BENGALARU is becoming one of the most important global centres for technology and India's most developed city. So the IT capital formerly known as Bangalore was the obvious choice for the latest multimillion-pound scheme from Vinay Kapoor, the president and chief executive of Westcourt UK, who contributed to the design and development of the World Financial Centre and Canary Wharf.

Developed by Westcourt and designed by Studio u+a, the firm founded by Kapoor and his wife Shirley Fujikawa, the CityView project is a complex of three towers. One to house a limited number of one- and two-bedroom Four Seasons private residences above a 230-room Four Seasons hotel; one containing three- and four-bedroom private residences; and one for corporate offices with a "boutique retail development".

And all set within 6.5 acres of tranquil gardens designed by Bangkok landscape architects P Landscape. Sounds ideal - so expect a rush of international buyers for "Bengalaru's premier address" when the evelopment opens in late 2013.

Particularly those globetrotters who like a drink - as the brochure reassures thirsty potential tenants: "Personal dual-temperature chillers will be available to maintain private stocks of wine under perfect conditions." It's the details that count.

YOU WON'T catch Baron Browne of Madingley taking the tube - not if The Capitalist's sighting of the former BP chief executive parking outside his new Riverstone Capital offices at 3, Burlington Gardens yesterday is a daily occurrence.

Although to be more accurate, the Sun King wasn't parking as he turned up for work at the leisurely hour of 9.40am; he was being dropped off in a midnight blue, chauffeur-driven Bentley with the personalised numberplate "CCC 333".

The third letter of the alphabet followed by the number three... and both in triplicate. Whatever can it all mean?

THANKS to a sharp-eyed City A.M. reader, up with the lark for his regular game of squash at the RAC Club, who reports on the lengths the Candy brothers are going to keep the extravagantly wealthy tenants of One Hyde Park happy. Pitch up outside the £1bn development at about 6am, reports the early-bird mole, and a pavement-washing machine will be hard at work scrubbing the vicinity of the building until Nick and Christian can see their faces in it.

It seems when your lodgers include the likes of the Ukrainian oligarch Rinat Akhmetov, the sterling maintenance efforts of Westminster Council are just not enough...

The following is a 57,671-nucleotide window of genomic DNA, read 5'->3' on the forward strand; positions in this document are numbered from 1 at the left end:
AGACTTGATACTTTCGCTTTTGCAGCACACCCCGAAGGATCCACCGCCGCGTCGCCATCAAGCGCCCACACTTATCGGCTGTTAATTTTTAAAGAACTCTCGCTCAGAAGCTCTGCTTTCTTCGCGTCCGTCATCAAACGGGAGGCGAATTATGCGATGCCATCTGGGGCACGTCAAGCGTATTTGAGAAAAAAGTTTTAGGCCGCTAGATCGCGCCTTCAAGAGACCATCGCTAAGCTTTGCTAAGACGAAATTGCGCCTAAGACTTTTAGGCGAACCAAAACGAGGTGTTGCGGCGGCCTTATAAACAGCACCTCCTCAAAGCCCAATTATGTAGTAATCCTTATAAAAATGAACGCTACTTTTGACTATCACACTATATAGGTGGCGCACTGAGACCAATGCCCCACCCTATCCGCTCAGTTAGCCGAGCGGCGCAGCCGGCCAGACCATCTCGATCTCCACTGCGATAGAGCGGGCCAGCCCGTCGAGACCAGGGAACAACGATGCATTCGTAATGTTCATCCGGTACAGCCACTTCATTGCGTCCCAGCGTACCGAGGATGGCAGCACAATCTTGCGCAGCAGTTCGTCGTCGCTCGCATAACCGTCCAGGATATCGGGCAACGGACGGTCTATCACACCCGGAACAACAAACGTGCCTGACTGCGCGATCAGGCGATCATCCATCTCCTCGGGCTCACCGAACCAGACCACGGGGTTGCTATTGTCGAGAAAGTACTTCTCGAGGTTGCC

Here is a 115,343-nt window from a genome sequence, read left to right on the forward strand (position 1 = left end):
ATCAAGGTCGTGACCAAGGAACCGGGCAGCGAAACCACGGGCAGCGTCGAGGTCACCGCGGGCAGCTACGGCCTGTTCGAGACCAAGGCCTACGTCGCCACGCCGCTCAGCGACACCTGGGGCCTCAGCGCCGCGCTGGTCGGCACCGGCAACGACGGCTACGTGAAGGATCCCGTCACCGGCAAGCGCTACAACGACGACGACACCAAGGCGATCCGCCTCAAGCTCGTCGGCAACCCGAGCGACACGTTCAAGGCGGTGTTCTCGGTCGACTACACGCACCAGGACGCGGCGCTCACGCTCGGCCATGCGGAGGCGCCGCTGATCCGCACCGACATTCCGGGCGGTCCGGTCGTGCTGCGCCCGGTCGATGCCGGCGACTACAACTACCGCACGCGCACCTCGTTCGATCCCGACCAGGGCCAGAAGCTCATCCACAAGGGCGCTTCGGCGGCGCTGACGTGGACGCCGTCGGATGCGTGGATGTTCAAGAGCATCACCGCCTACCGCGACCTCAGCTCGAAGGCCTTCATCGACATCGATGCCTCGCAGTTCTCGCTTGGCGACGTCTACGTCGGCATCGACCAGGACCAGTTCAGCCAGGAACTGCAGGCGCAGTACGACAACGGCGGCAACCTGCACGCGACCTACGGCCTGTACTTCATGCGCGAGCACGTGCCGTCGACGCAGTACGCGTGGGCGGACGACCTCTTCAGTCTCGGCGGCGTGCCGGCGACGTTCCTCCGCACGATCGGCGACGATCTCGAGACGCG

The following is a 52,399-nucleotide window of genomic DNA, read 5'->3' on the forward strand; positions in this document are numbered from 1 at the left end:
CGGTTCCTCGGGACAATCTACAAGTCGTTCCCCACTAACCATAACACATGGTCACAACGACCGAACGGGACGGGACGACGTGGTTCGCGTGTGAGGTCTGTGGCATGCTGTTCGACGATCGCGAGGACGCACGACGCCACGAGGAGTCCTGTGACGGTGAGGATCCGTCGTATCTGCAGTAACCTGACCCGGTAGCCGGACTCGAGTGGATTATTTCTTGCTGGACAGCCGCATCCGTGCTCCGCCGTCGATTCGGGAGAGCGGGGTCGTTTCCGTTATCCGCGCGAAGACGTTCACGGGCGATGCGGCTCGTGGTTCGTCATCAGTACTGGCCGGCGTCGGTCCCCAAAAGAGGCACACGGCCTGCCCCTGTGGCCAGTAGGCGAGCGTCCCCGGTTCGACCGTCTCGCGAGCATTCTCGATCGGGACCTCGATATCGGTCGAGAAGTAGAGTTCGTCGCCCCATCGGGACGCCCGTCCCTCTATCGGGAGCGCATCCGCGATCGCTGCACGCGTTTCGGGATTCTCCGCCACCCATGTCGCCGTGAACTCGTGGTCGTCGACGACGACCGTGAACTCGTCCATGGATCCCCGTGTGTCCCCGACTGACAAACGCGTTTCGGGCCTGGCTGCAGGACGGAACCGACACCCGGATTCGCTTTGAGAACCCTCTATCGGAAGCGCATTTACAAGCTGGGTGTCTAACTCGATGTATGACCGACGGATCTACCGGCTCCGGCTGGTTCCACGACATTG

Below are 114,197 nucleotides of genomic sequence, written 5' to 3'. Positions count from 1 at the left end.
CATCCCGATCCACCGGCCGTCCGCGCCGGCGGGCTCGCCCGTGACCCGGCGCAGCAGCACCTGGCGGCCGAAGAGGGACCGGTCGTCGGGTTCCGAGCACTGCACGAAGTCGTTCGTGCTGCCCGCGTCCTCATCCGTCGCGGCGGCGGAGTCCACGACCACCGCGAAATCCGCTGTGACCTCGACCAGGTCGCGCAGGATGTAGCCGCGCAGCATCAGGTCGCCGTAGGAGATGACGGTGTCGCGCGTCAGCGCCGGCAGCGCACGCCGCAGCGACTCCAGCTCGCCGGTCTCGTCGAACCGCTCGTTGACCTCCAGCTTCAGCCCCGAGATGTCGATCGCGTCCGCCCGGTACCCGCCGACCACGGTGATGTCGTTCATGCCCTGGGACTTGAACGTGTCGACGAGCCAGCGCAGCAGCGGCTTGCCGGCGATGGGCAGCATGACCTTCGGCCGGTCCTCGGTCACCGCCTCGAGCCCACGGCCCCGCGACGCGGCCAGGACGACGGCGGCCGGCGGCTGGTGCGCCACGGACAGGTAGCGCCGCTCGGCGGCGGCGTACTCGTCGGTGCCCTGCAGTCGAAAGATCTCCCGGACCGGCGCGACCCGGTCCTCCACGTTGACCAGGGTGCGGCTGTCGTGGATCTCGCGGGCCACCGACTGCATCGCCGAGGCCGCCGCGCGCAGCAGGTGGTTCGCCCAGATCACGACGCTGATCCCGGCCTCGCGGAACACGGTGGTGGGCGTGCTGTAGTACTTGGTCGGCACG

NEVER a dull moment at Paddy Power - even the bookmaker's interim results are entertaining. Until May, the sporting results were on track to deliver "an overall group sportsbook gross win percentage", said chairman Nigel Northridge.

But then the firm decided to "liven things up" by offering to refund losing bets on the UEFA Champions League final if the favourites Barcelona beat Manchester United, promoted by a photoshoot starring Imogen Thomas of Ryan Giggs super-injunction fame.

"The fact she looked particularly fetching in tight 80s-style football shorts helped no end," wrote Northridge, who consoled himself after the resulting Euros 3m payout that left the sportsbook profits in tatters with the thought that "we went for it".

"Such short-term ups and downs are an intrinsic part of bookmaking," he reassured shareholders.


FORGET Enid Blyton's Famous Five - these days, the world of children's books is all about "The Famous Fifty" - an invention of GFT Global Markets director and father of-two Martin Slaney, worried by the trend of children reading less and less.

<a href=""; target="_blank">Martin Slaney</a>, a City A.M. columnist, has come up with the idea to write a "crowdsourced" children's book, like a literary version of Consequences. So far, he has asked 50 bestselling authors to each contribute one chapter, with the aim of creating a "fundraising classic" of a short story adventure, with all profits donated to the Children's Literacy Trust.

Slaney told City A.M: "I see the chances of pulling this off as low, but the rewards if we do will be immense - somewhat akin to buying a deep out of the money option."


INSURANCE and Premiership rugby: natural bedfellows, thought Elite Insurance chief executive Jason Smart, as he signed off a one-year deal for his company to become the shirt sponsor of Aviva Premiership champions Saracens.

Smart said at a recent Saracens versus Connacht pre-season game: "Saracens are at the top of their game and we are delighted to be associated with their continuing success."